Journal of Sports Science and Medicine
Journal of Sports Science and Medicine
ISSN: 1303 - 2968   
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©Journal of Sports Science and Medicine ( 2013 ) 12 , 346 - 353

Research article
On the Gender Effects of Handedness in Professional Tennis
Kristijan Breznik 
Author Information
International School for Social and Business Studies, Celje, Slovenia

Kristijan Breznik
✉ International School for Social and Business Studies, Mariborska 7, SI-3000 Celje, Slovenia.
Email: kristijan.breznik@mfdps.si
Publish Date
Received: 29-08-2012
Accepted: 10-05-2013
Published (online): 01-06-2013
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ABSTRACT

The aim of this study was to explore the effects of the gender variable in relation to other player and match characteristics on the advantage possessed by left-handed professional tennis players over their right-handed rivals. The data include 16 732 male tennis players and 16 432 female tennis players who played 438 937 and 415 346 matches, respectively, in the period from 1968 to the end of 2011. The results revealed that the advantage of left-handed professional tennis players is higher in males compared to females. The inverse impact of player and match quality on the left- handers’ advantage was clearly confirmed. On the contrary, it seems that the type of court surface does not directly imply this advantage. To obtain an overview on the individual level, directed and weighted networks of tennis matches in both gender categories were constructed. Applying network analytic methods and the PageRank algorithm, the best left and right-handed players in the Open Era of tennis were identified. The top three ranked left-handed players in the male and female categories were found to be far more consistent in their ranks achieved against left and right-handed opponents compared to their right-handed counterparts.

Key words: Handedness, gender, ranking, left-handers, network analysis


           Key Points
  • The advantage of left-handed professional tennis players over their right-handed opponents is higher in males compared to females.
  • The quality of player and match is inversely proportional to the advantage of left-handers against their right-handed counterparts.
  • On the contrary, it seems that the type of court surface does not directly imply this advantage.
  • When the tennis talent appears in left-handers it is likely to be an outstanding one, particularly in the female category.

INTRODUCTION

Retired professional tennis player Monica Seleš, a former number one on the WTA tour ranking list, wrote in her autobiography (Seleš, 1996): “It’s strange to play a lefty (most players are right-handed) because everything is opposite and it takes a while to get used to the switch. By the time I feel comfortable, the match is usually over. ”(p.72). Similar problems playing against left-handed rivals are mentioned by another very successful professional tennis player, Andre Agassi, in his famous autobiography (Agassi, 2009). Therefore, it is not shocking information that Rafael Nadal, one of the best tennis players in the world and the winner of 11 Grand Slam titles, was encouraged by his uncle and coach to play tennis with his left hand even though he is a naturally right-handed person (Nadal and Carlin, 2011).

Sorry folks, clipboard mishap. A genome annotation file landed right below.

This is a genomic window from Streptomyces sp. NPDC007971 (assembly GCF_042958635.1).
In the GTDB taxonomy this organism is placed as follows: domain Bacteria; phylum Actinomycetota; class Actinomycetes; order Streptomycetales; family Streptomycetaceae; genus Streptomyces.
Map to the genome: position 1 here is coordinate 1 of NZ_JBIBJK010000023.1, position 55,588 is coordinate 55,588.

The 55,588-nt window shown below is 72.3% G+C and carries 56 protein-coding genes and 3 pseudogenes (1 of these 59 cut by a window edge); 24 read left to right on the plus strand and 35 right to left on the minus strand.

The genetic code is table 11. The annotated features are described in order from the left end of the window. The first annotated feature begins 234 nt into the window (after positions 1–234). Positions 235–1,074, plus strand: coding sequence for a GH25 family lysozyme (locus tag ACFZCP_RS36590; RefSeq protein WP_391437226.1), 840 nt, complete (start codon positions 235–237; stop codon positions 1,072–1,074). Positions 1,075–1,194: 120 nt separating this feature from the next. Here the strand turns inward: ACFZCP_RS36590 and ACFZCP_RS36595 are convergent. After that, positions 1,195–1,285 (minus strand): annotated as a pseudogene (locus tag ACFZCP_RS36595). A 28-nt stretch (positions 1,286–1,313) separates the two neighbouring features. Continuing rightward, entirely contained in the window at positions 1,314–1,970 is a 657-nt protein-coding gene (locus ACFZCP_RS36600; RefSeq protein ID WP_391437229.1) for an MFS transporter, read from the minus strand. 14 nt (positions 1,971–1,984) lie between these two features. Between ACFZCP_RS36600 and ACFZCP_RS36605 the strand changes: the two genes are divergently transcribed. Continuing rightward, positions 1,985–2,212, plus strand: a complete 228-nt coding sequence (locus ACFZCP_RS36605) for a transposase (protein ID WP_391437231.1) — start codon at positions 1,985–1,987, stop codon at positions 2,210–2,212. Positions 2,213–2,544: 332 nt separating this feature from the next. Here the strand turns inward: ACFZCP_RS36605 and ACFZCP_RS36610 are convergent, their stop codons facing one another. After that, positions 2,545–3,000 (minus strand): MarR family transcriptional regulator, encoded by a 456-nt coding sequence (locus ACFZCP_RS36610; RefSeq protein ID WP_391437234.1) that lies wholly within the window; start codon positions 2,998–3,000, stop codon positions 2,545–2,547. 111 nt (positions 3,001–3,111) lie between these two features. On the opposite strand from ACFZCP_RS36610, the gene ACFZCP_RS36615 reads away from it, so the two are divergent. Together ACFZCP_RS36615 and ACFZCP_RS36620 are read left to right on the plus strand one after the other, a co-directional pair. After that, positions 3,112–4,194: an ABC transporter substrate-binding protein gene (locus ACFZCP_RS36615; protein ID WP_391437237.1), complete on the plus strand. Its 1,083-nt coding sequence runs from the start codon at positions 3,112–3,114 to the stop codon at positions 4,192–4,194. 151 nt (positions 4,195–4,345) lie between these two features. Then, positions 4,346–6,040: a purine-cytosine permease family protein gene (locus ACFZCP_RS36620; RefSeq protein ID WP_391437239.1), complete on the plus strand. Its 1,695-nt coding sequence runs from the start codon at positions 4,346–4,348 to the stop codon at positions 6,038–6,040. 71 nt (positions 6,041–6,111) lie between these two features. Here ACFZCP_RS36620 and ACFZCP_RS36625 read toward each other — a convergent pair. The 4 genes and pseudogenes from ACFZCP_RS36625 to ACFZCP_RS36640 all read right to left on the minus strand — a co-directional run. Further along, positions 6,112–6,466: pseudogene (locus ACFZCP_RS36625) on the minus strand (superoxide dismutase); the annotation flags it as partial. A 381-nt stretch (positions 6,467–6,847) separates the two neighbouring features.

But it is not only the best professional players and their coaches who are aware that left-handed tennis players are unfavorable opponents. Several studies have shown this to be a widely-known fact (e.g. Hagemann, 2009; Holtzen, 2000; Loffing et al., 2009; 2010; Wood and Aggleton, 1989). Left-handed people are generally believed to possess better overall spatial, motor and attention functions (Geschwind and Galaburda, 1987). As pointed out in neurodevelopmental theory, the reason for this advantage should be the enlargement of brain regions in the right hemisphere of left-handers. Another explanation could be the so-called negative frequency-dependent selection. Faurie and Raymond, 2005 argued that the advantage of left-handed tennis players is due to a lack of experience of playing against left-handed opponents. Unfamiliar playing strategies and patterns of attack are particularly advantageous in interactive sports (Grouios et al., 2002; Grourios, 2004). Specifically in tennis, the backhand is typically a less effective shot than the forehand and therefore when playing a left-handed opponent a player should accustom themselves to this switch. The problem arises if their motor responses are under-practised and their defensive reactions are not as automatic and, therefore, possibly less effective (Hagemann, 2009).

The aim of our paper was twofold. Firstly, we analyzed the impact of gender and explanatory variables (characteristics) on the advantage that lefties possess over right-handed players in professional tennis. Secondly, we identified professional tennis players in male and female competition who were the most successful playing against left-handed (right-handed) opponents.

Males and females may have different patterns of hemispheric specialization for cognitive function and those patterns may be related to handedness (Lake and Bryden, 1976). Male performance in non-analytical spatial ability seems to be significantly higher in comparison to female performance (Fennema and Sherman, 1977; Singh and Singh, 2003). For visual-spatial functions, men show a higher level of brain lateralization than women (Grabowska et al., 1994) indicating that the effect of left-handedness also depends on gender. The studies conducted by Sanders et al., 1982, Voyer and Bryden, 1990, Vogel et al., 2003 and Rilea et al., 2004 demonstrated that the difference in spatial ability scores between left-handed and right-handed persons has been higher among males compared to females. Taking these facts into account, we expect that the advantage of left-handed professional tennis players is higher in male competition than in female competition. Hypothesis 1: The advantage of left-handed professional tennis players is higher in male competition than in female competition.